Says U.S. Will Stand by Afghans,
Would Do the Same for Iraqis
Sgt. 1st Class
Doug Sample, USA, AFPS
Feb. 14, 2003 — Defense Secretary Donald Rumsfeld told an
audience of civic and business leaders that the U.S. remains steadfast
to its promise to aid Afghanistan’s stability.
And he said
experiences in Afghanistan could apply to a post-Saddam Iraq.
me be clear," he said, "No matter whatever else happens
in the world, we will not abandon Afghanistan. Afghanistan remains
an important ally, not only in the war against terrorism, but
in that larger struggle for freedom and moderation in the Muslim
those remarks at a black tie dinner of the Intrepid Freedom Foundation,
where he also received the Intrepid Freedom Award, the foundation’s
highest honor. Army Gen. Tommy Franks, who heads up U.S. Central
Command and was last year’s recipient, presented the award.
In a speech
often interrupted by applause, Rumsfeld told the audience that
the results of the terrorist attack on America actually helped
liberate the Afghan people and transform their country.
Sept. 11, Afghans lived in fear. Freedom to them was but a distant
dream — today they are free," Rumsfeld said. "Afghanistan
is no longer a safe haven for terrorists, girls and boys are back
in school, and over 1 million refugees are back at home. This
is a remarkable transformation," he added.
Much of that
transformation is because of U.S. support, Rumsfeld said, including
an investment of some $850 million for reconstruction in Afghanistan
and another $3.3 billion pledged over the next four years. That
investment has included the United States assistance to the Afghan
that U.S. strategy in the war in Afghanistan was never to occupy
to country. "From the onset of the war, our guiding principle
has been that Afghanistan belongs to the Afghans. The United States
does not aspire to own it or run it," he said.
he said the U.S. did not send a massive invasion force to occupy
the country, but instead teamed with coalition and Afghan forces
that opposed Taliban rule. As part of the military campaign, U.S.
Air Force planes dropped thousands of leaflets over the country
that carried the message that America was not coming as a force
of occupation but as a force of liberation, the secretary noted.
"As a result we did not alienate the Afghan people,"
The same philosophy
would apply if the United States were to lead an international
coalition against Iraq, Rumsfeld stated. He emphasized that President
Bush has yet to make any decision on the use of force in Iraq.
But "the same principles would hold true, that Iraq belong
to the Iraqis," he said.
hope to eliminate Iraq’s weapons of mass destruction and liberate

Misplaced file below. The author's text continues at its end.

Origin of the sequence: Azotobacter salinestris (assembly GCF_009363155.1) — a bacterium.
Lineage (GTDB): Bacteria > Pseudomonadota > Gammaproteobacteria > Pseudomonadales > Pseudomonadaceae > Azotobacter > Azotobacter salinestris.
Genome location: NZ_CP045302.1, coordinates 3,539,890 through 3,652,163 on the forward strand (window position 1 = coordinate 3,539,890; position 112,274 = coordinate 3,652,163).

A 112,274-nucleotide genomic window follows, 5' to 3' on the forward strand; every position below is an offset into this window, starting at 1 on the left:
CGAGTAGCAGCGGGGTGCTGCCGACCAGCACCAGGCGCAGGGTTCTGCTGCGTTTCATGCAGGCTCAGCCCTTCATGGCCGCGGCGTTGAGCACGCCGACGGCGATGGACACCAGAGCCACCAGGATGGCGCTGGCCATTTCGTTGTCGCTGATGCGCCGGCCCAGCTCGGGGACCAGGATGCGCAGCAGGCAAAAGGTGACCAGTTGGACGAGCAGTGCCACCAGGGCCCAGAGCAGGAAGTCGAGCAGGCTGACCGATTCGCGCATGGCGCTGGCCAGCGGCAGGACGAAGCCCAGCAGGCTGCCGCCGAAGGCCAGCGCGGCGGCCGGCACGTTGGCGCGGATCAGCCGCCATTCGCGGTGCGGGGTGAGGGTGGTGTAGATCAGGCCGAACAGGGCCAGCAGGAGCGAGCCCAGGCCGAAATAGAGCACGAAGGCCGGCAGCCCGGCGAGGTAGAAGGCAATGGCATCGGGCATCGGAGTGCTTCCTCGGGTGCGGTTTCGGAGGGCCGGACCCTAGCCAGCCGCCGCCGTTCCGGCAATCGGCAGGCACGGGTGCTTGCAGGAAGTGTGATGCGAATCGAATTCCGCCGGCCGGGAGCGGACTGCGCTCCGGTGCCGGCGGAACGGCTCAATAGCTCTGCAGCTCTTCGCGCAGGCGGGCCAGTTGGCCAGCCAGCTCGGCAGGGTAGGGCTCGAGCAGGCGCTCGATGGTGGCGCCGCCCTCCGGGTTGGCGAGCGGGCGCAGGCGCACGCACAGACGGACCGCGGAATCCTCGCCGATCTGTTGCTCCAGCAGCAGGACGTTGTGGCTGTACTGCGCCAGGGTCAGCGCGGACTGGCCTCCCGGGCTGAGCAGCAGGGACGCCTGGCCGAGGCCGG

the Iraqi people," Rumsfeld continued. He said that America’s
commitment in Iraq would be to stay as long as necessary, but
leave as soon as possible.
he said the U.S. would work with coalition partners, just as they
have in Afghanistan, to help the Iraqi people establish their
own new government in "a single country free of weapons of
the Pentagon is looking at post-war planning for an Iraqi government.
The secretary said the process would be made easy with solid infrastructure
already in place in Iraq: working road networks and resources
such as oil that will provide the Iraqi people the means to get
back on their feet.
He also refuted
rumors spread among the Iraqi people that the United States seeks
war with their country because of oil and even, as some believe,
Iraqis) are being told lies, that the U.S. wants to take their
oil. This is utter nonsense," Rumsfeld said. "This has
nothing to do with oil in my modest opinion. He recounted how
history and the facts have documented America’s respected work
with other countries in the Middle East and the Balkans with Muslim
to a media question on North Korea’s threat to the United States,
Rumsfeld said nuclear weapons are a "real threat to the world."
terrorist states are in the process of making a good deal of progress
toward having a variety of ranges of ballistic missiles as well
as a nuclear program, "What they need in many instances is
the nuclear material," Rumsfeld said, pointing to North Korea
as the world’s leading proliferator of missile technologies.
that means is that the world we are living in in the next five
to 10 years could end up with another four, five or six countries
with nuclear weapons, several of which are on the terrorist state
list. That would be a notably different world than the world we’re
Freedom Award is presented to leaders who have distinguished themselves
by promoting and defending the values of freedom and democracy.
Past winners have included Secretary of State Colin Powell and
Vice President Richard Cheney.
Prior to receiving
the award, Rumsfeld said that he and the aircraft carrier Intrepid,
now moored at a New York pier and serves as a museum drawing more
than 600,000 visitors annually, share much in common.
was commissioned into naval service in the middle of the 20th
century — and so was I. She went on to serve the Navy in
various capacities for more than three decades — and so have
I. She retired from government service in the late 1970s but she
was brought back from the scrap yard—and so was I."
that the Intrepid is living proof "that a couple of broken
down Navy vessels can still strive to serve this great country."